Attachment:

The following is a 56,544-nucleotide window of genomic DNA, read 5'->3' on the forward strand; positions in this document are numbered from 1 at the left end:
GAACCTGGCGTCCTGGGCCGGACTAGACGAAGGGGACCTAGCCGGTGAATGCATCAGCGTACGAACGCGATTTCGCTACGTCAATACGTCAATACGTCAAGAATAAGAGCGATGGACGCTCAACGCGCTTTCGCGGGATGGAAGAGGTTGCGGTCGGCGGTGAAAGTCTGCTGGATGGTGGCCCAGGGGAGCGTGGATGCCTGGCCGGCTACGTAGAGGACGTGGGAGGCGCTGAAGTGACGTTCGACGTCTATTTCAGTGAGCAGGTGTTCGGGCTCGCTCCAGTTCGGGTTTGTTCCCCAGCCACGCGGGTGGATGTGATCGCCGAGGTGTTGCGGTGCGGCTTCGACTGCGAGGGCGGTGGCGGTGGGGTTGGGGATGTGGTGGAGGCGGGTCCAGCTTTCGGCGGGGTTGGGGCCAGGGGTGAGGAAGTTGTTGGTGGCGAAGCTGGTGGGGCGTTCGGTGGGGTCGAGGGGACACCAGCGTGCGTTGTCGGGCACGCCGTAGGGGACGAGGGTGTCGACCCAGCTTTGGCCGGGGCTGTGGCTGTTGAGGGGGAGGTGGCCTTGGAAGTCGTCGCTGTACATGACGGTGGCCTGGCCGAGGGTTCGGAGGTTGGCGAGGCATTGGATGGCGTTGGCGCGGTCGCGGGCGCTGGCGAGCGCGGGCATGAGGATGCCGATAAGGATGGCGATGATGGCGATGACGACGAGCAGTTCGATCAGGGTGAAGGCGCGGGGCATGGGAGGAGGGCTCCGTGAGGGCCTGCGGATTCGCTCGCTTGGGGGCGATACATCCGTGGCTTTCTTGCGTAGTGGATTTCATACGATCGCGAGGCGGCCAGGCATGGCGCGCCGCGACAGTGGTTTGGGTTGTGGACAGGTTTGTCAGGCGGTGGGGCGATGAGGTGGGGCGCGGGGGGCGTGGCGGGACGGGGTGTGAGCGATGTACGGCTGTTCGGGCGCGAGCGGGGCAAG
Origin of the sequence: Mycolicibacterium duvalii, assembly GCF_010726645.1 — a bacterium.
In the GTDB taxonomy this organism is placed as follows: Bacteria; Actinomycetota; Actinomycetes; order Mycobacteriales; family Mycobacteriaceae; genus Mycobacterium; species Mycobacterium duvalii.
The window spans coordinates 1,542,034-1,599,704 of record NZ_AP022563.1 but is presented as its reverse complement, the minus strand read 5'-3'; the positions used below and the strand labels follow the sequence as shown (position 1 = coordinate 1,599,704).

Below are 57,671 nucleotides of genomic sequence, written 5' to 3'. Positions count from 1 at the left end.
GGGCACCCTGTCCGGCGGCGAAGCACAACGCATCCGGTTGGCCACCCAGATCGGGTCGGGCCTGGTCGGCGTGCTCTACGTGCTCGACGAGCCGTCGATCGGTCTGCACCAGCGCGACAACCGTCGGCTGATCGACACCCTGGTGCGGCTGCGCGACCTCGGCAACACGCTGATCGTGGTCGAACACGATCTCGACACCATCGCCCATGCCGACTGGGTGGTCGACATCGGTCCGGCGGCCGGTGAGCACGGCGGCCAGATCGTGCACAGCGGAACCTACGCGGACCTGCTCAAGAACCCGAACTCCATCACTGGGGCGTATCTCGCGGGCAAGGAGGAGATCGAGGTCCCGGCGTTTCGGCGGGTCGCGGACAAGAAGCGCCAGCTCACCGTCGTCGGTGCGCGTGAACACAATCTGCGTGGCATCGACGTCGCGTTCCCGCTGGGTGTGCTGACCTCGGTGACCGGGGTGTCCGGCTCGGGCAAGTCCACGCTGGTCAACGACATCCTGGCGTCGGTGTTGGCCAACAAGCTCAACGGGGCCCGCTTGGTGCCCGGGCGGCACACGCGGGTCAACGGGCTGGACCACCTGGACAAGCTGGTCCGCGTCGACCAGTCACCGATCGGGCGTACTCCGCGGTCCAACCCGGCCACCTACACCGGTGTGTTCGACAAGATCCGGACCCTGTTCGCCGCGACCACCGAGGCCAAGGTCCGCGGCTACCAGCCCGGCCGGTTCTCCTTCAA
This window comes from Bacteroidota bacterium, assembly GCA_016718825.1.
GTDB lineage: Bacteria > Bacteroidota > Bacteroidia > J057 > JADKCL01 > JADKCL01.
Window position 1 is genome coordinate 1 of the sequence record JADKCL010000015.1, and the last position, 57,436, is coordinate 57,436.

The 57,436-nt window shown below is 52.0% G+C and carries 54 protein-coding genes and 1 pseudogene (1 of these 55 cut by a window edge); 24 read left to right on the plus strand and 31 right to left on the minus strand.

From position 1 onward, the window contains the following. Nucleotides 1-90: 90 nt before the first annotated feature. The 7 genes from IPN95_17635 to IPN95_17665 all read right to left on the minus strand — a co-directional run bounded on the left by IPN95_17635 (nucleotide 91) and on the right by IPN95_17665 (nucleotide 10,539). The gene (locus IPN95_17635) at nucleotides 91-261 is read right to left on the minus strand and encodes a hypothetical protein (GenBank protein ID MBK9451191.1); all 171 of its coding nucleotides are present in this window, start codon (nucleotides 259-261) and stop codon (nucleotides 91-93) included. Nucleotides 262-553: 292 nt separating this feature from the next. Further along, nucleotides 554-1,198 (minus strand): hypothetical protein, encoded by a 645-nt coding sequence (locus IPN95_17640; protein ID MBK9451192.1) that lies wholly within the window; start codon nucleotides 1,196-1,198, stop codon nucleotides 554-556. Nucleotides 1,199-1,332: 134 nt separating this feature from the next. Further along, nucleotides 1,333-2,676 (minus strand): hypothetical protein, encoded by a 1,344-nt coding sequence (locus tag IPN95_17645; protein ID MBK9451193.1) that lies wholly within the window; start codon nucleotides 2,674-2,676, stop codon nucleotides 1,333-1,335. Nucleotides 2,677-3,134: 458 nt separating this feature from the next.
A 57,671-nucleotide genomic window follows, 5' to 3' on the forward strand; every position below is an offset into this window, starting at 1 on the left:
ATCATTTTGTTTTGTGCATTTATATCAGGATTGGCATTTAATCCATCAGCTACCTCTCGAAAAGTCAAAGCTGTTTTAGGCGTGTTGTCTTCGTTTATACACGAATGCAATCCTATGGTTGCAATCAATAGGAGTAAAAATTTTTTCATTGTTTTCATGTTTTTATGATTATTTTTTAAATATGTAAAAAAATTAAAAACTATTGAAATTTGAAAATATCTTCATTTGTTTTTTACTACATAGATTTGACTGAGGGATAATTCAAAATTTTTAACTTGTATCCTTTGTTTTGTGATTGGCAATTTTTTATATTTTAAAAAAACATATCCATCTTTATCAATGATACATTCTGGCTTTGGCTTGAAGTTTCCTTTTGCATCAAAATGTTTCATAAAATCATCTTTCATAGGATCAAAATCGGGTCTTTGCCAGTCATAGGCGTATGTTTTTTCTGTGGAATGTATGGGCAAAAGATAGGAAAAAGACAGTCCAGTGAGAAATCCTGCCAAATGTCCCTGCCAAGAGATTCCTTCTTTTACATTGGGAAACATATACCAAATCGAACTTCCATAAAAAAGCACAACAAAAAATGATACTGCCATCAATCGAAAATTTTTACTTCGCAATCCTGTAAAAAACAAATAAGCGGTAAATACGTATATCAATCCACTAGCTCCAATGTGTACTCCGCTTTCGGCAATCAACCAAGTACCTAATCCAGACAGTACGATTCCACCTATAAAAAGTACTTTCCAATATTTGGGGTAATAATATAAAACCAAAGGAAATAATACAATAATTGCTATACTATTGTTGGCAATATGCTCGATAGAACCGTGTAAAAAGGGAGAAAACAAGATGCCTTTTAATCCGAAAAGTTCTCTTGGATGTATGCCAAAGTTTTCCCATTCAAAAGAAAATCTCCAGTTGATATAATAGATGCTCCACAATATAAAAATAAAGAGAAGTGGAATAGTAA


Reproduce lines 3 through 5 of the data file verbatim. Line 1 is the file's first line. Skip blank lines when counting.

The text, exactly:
Origin of the sequence: Mycolicibacterium duvalii, assembly GCF_010726645.1 — a bacterium.
In the GTDB taxonomy this organism is placed as follows: Bacteria; Actinomycetota; Actinomycetes; order Mycobacteriales; family Mycobacteriaceae; genus Mycobacterium; species Mycobacterium duvalii.
The window spans coordinates 1,542,034-1,599,704 of record NZ_AP022563.1 but is presented as its reverse complement, the minus strand read 5'-3'; the positions used below and the strand labels follow the sequence as shown (position 1 = coordinate 1,599,704).